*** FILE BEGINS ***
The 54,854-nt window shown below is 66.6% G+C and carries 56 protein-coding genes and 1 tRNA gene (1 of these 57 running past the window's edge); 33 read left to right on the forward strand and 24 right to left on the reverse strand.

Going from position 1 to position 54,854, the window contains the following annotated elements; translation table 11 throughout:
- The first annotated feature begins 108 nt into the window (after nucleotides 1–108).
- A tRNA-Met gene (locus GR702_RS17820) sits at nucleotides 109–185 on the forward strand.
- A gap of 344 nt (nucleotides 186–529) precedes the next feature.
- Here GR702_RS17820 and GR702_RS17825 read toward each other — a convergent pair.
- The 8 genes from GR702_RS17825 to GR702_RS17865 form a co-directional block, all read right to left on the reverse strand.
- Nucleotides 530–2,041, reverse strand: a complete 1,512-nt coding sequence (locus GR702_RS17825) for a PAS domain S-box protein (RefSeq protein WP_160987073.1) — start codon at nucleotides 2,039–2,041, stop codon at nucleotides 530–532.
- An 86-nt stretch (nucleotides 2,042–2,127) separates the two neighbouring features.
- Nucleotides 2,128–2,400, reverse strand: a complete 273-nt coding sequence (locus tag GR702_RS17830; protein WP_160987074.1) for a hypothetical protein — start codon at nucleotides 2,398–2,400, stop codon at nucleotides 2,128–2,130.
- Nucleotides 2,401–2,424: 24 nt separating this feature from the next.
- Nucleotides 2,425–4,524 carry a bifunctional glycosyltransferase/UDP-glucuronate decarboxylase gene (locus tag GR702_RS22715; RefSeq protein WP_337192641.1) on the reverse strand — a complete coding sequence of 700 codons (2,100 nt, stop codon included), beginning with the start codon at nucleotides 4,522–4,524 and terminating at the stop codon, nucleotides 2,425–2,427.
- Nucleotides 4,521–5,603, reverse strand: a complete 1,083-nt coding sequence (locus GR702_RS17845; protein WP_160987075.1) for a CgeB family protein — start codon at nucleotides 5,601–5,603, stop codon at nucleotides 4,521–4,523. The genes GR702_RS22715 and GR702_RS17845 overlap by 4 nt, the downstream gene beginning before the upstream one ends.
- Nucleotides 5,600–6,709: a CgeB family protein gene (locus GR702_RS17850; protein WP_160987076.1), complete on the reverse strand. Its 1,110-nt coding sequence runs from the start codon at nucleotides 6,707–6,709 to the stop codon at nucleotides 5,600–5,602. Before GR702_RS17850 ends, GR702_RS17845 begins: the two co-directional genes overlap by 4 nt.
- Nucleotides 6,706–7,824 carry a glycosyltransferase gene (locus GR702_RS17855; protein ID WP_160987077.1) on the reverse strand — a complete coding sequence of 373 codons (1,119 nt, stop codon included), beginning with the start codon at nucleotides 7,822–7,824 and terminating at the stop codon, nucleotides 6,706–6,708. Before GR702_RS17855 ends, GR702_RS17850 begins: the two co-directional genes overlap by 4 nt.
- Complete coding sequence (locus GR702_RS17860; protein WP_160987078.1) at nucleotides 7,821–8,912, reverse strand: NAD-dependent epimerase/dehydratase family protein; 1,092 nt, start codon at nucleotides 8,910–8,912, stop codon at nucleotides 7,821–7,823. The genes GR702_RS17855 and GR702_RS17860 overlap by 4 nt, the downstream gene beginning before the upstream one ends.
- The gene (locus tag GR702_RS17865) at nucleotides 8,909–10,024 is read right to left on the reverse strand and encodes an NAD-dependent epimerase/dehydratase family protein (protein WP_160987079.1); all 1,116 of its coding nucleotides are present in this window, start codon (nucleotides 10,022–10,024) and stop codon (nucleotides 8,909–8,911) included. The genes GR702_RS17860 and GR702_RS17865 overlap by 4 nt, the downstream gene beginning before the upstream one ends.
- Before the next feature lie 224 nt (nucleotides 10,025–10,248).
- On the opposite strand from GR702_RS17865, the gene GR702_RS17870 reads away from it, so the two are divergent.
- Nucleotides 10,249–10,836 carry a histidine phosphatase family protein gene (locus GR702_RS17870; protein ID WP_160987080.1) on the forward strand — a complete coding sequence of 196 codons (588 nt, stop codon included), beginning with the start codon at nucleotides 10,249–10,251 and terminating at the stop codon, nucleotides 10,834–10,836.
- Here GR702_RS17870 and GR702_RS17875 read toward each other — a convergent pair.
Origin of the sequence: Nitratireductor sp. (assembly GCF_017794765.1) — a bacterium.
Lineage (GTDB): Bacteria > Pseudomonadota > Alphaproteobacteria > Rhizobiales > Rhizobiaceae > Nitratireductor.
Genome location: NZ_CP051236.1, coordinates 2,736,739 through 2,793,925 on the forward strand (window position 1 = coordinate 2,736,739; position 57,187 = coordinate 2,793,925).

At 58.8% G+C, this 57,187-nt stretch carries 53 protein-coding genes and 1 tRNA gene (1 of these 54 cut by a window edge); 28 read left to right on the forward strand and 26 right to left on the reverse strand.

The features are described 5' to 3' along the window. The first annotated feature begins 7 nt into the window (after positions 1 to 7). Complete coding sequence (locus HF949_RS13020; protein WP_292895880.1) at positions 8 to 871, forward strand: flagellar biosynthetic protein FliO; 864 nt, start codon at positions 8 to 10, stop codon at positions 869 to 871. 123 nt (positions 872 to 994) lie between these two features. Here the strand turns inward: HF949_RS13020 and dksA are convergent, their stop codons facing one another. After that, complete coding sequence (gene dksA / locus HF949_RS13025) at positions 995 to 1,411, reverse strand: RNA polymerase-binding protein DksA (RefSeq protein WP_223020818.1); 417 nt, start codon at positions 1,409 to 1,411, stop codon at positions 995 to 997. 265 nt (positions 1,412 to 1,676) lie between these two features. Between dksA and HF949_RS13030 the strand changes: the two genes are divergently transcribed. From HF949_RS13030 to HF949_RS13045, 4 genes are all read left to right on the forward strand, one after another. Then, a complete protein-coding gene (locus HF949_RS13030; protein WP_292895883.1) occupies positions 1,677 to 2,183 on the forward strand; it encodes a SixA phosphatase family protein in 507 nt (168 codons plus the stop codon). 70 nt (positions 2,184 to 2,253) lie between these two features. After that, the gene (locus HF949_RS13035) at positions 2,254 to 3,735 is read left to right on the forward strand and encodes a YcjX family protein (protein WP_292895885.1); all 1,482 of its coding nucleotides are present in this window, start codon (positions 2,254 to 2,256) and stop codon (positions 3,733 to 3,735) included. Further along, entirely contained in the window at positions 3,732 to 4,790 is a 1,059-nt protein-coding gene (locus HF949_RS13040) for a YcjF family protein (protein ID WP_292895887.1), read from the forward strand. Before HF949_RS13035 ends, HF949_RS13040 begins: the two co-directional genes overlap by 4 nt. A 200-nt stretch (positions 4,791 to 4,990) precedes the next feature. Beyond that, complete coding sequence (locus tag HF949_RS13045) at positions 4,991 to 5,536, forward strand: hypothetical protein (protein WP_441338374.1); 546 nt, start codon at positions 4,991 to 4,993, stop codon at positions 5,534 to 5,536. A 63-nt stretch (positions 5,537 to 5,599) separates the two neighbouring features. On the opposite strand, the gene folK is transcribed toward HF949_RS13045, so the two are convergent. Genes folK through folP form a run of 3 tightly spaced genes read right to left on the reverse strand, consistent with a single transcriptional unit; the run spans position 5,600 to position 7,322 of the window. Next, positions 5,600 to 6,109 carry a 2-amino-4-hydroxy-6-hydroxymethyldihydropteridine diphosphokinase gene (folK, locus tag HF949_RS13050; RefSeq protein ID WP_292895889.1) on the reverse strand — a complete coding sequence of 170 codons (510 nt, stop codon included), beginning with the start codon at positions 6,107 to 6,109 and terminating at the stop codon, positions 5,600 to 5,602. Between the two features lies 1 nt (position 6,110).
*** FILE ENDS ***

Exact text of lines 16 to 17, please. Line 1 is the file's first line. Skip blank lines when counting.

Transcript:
- Complete coding sequence (locus GR702_RS17860; protein WP_160987078.1) at nucleotides 7,821–8,912, reverse strand: NAD-dependent epimerase/dehydratase family protein; 1,092 nt, start codon at nucleotides 8,910–8,912, stop codon at nucleotides 7,821–7,823. The genes GR702_RS17855 and GR702_RS17860 overlap by 4 nt, the downstream gene beginning before the upstream one ends.
- The gene (locus tag GR702_RS17865) at nucleotides 8,909–10,024 is read right to left on the reverse strand and encodes an NAD-dependent epimerase/dehydratase family protein (protein WP_160987079.1); all 1,116 of its coding nucleotides are present in this window, start codon (nucleotides 10,022–10,024) and stop codon (nucleotides 8,909–8,911) included. The genes GR702_RS17860 and GR702_RS17865 overlap by 4 nt, the downstream gene beginning before the upstream one ends.